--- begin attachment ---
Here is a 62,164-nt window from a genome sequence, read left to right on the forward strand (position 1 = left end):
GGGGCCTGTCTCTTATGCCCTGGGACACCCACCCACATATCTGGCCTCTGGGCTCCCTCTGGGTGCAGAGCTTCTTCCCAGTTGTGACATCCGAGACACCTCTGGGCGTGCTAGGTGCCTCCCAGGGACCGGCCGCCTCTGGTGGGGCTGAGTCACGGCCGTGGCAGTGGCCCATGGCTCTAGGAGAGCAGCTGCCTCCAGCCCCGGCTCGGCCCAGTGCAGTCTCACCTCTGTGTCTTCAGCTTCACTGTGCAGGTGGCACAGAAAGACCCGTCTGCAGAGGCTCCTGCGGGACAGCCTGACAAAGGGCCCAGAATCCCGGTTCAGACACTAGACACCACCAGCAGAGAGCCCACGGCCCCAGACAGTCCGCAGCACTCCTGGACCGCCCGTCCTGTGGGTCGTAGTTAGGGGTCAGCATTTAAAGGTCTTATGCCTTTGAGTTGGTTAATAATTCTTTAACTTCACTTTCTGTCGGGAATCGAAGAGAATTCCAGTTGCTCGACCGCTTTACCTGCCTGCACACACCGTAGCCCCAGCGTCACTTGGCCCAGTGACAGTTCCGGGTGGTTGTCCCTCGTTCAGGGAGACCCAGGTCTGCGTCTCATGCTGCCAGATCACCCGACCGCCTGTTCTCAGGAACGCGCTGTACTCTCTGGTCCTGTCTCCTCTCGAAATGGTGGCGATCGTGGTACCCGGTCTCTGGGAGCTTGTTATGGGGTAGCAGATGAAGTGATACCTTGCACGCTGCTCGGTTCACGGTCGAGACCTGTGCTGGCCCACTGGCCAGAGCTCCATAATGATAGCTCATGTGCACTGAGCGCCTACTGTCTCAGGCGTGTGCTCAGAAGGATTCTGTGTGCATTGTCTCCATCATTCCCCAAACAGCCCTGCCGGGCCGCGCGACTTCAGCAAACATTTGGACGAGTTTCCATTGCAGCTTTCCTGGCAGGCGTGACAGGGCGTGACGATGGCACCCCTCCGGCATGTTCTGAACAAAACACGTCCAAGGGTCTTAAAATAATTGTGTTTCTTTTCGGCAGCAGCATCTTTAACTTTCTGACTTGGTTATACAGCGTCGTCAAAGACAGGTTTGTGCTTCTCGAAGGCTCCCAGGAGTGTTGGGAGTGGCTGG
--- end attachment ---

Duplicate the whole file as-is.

Here is a 62,164-nt window from a genome sequence, read left to right on the forward strand (position 1 = left end):
GGGGCCTGTCTCTTATGCCCTGGGACACCCACCCACATATCTGGCCTCTGGGCTCCCTCTGGGTGCAGAGCTTCTTCCCAGTTGTGACATCCGAGACACCTCTGGGCGTGCTAGGTGCCTCCCAGGGACCGGCCGCCTCTGGTGGGGCTGAGTCACGGCCGTGGCAGTGGCCCATGGCTCTAGGAGAGCAGCTGCCTCCAGCCCCGGCTCGGCCCAGTGCAGTCTCACCTCTGTGTCTTCAGCTTCACTGTGCAGGTGGCACAGAAAGACCCGTCTGCAGAGGCTCCTGCGGGACAGCCTGACAAAGGGCCCAGAATCCCGGTTCAGACACTAGACACCACCAGCAGAGAGCCCACGGCCCCAGACAGTCCGCAGCACTCCTGGACCGCCCGTCCTGTGGGTCGTAGTTAGGGGTCAGCATTTAAAGGTCTTATGCCTTTGAGTTGGTTAATAATTCTTTAACTTCACTTTCTGTCGGGAATCGAAGAGAATTCCAGTTGCTCGACCGCTTTACCTGCCTGCACACACCGTAGCCCCAGCGTCACTTGGCCCAGTGACAGTTCCGGGTGGTTGTCCCTCGTTCAGGGAGACCCAGGTCTGCGTCTCATGCTGCCAGATCACCCGACCGCCTGTTCTCAGGAACGCGCTGTACTCTCTGGTCCTGTCTCCTCTCGAAATGGTGGCGATCGTGGTACCCGGTCTCTGGGAGCTTGTTATGGGGTAGCAGATGAAGTGATACCTTGCACGCTGCTCGGTTCACGGTCGAGACCTGTGCTGGCCCACTGGCCAGAGCTCCATAATGATAGCTCATGTGCACTGAGCGCCTACTGTCTCAGGCGTGTGCTCAGAAGGATTCTGTGTGCATTGTCTCCATCATTCCCCAAACAGCCCTGCCGGGCCGCGCGACTTCAGCAAACATTTGGACGAGTTTCCATTGCAGCTTTCCTGGCAGGCGTGACAGGGCGTGACGATGGCACCCCTCCGGCATGTTCTGAACAAAACACGTCCAAGGGTCTTAAAATAATTGTGTTTCTTTTCGGCAGCAGCATCTTTAACTTTCTGACTTGGTTATACAGCGTCGTCAAAGACAGGTTTGTGCTTCTCGAAGGCTCCCAGGAGTGTTGGGAGTGGCTGG